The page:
Rye whiskey has been having a bit of a Renaissance in the last couple of years and it’s been great to see it make a comeback. However, few people realize that there can be different styles of rye whiskey, each one a slight variation of the other. This week the spotlight is on: Maryland-style rye whiskey.
Maryland-style ryes are made with rye and barley not corn. By using only rye and barley, drinkers find the liquor to be slightly spicy and herbal. Demand for Maryland-style rye whiskey rapidly declined after the second World War and it’s just been recently that it’s started to pop up again.
One Maine distiller has returned to his Maryland roots and recently unveiled a Maryland-style rye whiskey called Gunpowder Rye Whiskey. The distiller, Ned Wight of New England Distilling, is the great-great-great grandson of John Jacob Wight, the founder of Maryland-based Sherwood Rye Whiskey.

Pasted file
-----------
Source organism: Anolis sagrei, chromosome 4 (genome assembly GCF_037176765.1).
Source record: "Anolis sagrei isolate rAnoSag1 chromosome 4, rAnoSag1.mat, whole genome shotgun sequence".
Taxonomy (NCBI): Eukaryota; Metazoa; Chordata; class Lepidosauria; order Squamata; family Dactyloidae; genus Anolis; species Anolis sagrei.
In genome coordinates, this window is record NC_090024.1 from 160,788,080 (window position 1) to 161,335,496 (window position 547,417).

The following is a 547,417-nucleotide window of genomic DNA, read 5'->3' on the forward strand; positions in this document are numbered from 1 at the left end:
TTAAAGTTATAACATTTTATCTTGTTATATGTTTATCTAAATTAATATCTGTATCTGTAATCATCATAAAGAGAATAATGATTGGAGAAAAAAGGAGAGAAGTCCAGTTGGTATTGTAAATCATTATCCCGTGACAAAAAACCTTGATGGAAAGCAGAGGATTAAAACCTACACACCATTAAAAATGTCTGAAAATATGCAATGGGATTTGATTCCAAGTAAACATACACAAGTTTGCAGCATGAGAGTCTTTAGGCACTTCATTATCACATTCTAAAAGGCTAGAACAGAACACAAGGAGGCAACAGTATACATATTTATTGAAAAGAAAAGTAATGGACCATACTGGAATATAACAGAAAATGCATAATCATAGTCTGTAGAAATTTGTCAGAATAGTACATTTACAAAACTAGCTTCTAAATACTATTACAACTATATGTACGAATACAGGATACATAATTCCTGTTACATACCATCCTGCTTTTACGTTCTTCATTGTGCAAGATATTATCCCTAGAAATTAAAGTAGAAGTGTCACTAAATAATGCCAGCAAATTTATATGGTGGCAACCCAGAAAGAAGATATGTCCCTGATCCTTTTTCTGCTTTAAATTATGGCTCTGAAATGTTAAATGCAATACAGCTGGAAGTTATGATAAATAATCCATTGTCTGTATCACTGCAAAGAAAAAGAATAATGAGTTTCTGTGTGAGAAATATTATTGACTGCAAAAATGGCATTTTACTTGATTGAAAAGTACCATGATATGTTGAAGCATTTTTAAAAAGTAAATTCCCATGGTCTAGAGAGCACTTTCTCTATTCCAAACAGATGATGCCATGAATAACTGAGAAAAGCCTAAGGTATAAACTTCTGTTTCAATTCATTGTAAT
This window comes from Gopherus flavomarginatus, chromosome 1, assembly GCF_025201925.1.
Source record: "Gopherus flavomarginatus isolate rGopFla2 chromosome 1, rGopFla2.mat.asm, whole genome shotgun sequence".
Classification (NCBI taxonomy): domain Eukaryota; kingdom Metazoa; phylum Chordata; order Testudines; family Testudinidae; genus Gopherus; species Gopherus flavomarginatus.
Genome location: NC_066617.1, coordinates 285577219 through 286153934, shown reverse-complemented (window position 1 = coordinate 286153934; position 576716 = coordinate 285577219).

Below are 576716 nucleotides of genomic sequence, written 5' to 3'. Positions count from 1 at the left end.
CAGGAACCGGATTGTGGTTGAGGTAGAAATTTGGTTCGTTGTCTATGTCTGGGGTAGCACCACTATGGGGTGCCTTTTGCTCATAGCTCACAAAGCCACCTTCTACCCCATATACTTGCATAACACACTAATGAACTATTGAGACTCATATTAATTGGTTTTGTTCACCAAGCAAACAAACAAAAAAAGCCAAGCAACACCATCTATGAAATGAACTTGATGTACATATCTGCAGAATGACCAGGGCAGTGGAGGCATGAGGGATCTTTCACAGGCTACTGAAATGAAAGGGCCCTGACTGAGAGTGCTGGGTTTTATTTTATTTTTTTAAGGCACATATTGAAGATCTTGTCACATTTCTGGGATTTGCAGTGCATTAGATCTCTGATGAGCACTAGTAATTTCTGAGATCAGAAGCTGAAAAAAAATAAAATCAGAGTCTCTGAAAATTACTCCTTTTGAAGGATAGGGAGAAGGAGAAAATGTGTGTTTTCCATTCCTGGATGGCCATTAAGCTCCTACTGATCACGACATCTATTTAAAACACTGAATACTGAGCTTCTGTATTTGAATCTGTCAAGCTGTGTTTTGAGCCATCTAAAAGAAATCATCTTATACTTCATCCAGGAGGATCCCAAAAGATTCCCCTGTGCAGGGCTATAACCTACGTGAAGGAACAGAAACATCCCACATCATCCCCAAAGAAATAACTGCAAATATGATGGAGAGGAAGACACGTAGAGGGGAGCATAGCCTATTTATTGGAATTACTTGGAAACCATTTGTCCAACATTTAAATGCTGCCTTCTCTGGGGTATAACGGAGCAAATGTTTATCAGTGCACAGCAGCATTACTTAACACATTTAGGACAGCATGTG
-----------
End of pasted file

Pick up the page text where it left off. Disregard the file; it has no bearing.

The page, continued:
Wight told the Huffington Post that he had always been aware of the family history, but he didn’t start to think seriously about it until he discovered brewing. He worked for many years at Allagash Brewing in Maine and opened his own distillery in April 2012.
Wight knew he needed to develop a rye whiskey and thought back to his childhood in Maryland. He told the Huffington Post:
“It was what my family made in Maryland and I wanted to make it as well, partly because of the connection to family history (which I love), partly because it’s different than scotch or bourbon, and lastly, because it is really a wonderful style of whiskey.”
Although the style of his Gunpowder Rye Whiskey is all Maryland, Wight is also using this as an opportunity to showcase grains from Maine. Last month they started using Maine rye at a production level and will soon completely switch from Midwest grains to Maine rye.
Have you found a great brand of Maryland-style rye whiskey? What’s your favorite?